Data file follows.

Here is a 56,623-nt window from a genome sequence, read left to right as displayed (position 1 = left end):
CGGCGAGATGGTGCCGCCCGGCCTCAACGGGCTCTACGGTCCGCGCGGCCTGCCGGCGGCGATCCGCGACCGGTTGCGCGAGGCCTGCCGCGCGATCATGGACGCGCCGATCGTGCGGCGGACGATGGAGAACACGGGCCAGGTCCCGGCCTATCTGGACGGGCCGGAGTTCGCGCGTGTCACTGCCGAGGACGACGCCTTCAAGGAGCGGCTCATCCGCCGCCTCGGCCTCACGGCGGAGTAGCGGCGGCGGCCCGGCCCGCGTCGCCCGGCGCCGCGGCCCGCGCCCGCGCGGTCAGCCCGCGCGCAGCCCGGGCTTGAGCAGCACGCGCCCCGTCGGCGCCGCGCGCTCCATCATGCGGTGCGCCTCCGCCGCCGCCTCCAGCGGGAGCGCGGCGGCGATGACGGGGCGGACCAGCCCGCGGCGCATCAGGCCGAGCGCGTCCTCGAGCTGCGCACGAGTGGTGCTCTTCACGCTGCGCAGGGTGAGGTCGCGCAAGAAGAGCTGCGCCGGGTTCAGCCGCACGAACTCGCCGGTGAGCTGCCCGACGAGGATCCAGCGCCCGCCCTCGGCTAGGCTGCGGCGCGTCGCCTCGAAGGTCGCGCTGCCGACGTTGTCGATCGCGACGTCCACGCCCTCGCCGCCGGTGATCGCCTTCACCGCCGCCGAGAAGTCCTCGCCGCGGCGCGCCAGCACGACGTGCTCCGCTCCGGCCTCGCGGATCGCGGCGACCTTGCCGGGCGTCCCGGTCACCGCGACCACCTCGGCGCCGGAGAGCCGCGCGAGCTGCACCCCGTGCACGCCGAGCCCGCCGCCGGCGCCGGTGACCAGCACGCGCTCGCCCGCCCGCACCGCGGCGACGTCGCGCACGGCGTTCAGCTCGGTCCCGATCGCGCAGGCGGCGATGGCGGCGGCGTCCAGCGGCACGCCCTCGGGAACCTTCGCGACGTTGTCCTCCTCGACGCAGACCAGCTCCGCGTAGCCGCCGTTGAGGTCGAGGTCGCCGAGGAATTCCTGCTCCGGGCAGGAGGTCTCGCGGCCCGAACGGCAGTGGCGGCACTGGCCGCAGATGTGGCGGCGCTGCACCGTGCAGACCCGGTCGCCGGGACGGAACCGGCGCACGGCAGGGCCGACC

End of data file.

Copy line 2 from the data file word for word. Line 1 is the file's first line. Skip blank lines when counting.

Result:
CGGCGAGATGGTGCCGCCCGGCCTCAACGGGCTCTACGGTCCGCGCGGCCTGCCGGCGGCGATCCGCGACCGGTTGCGCGAGGCCTGCCGCGCGATCATGGACGCGCCGATCGTGCGGCGGACGATGGAGAACACGGGCCAGGTCCCGGCCTATCTGGACGGGCCGGAGTTCGCGCGTGTCACTGCCGAGGACGACGCCTTCAAGGAGCGGCTCATCCGCCGCCTCGGCCTCACGGCGGAGTAGCGGCGGCGGCCCGGCCCGCGTCGCCCGGCGCCGCGGCCCGCGCCCGCGCGGTCAGCCCGCGCGCAGCCCGGGCTTGAGCAGCACGCGCCCCGTCGGCGCCGCGCGCTCCATCATGCGGTGCGCCTCCGCCGCCGCCTCCAGCGGGAGCGCGGCGGCGATGACGGGGCGGACCAGCCCGCGGCGCATCAGGCCGAGCGCGTCCTCGAGCTGCGCACGAGTGGTGCTCTTCACGCTGCGCAGGGTGAGGTCGCGCAAGAAGAGCTGCGCCGGGTTCAGCCGCACGAACTCGCCGGTGAGCTGCCCGACGAGGATCCAGCGCCCGCCCTCGGCTAGGCTGCGGCGCGTCGCCTCGAAGGTCGCGCTGCCGACGTTGTCGATCGCGACGTCCACGCCCTCGCCGCCGGTGATCGCCTTCACCGCCGCCGAGAAGTCCTCGCCGCGGCGCGCCAGCACGACGTGCTCCGCTCCGGCCTCGCGGATCGCGGCGACCTTGCCGGGCGTCCCGGTCACCGCGACCACCTCGGCGCCGGAGAGCCGCGCGAGCTGCACCCCGTGCACGCCGAGCCCGCCGCCGGCGCCGGTGACCAGCACGCGCTCGCCCGCCCGCACCGCGGCGACGTCGCGCACGGCGTTCAGCTCGGTCCCGATCGCGCAGGCGGCGATGGCGGCGGCGTCCAGCGGCACGCCCTCGGGAACCTTCGCGACGTTGTCCTCCTCGACGCAGACCAGCTCCGCGTAGCCGCCGTTGAGGTCGAGGTCGCCGAGGAATTCCTGCTCCGGGCAGGAGGTCTCGCGGCCCGAACGGCAGTGGCGGCACTGGCCGCAGATGTGGCGGCGCTGCACCGTGCAGACCCGGTCGCCGGGACGGAACCGGCGCACGGCAGGGCCGACC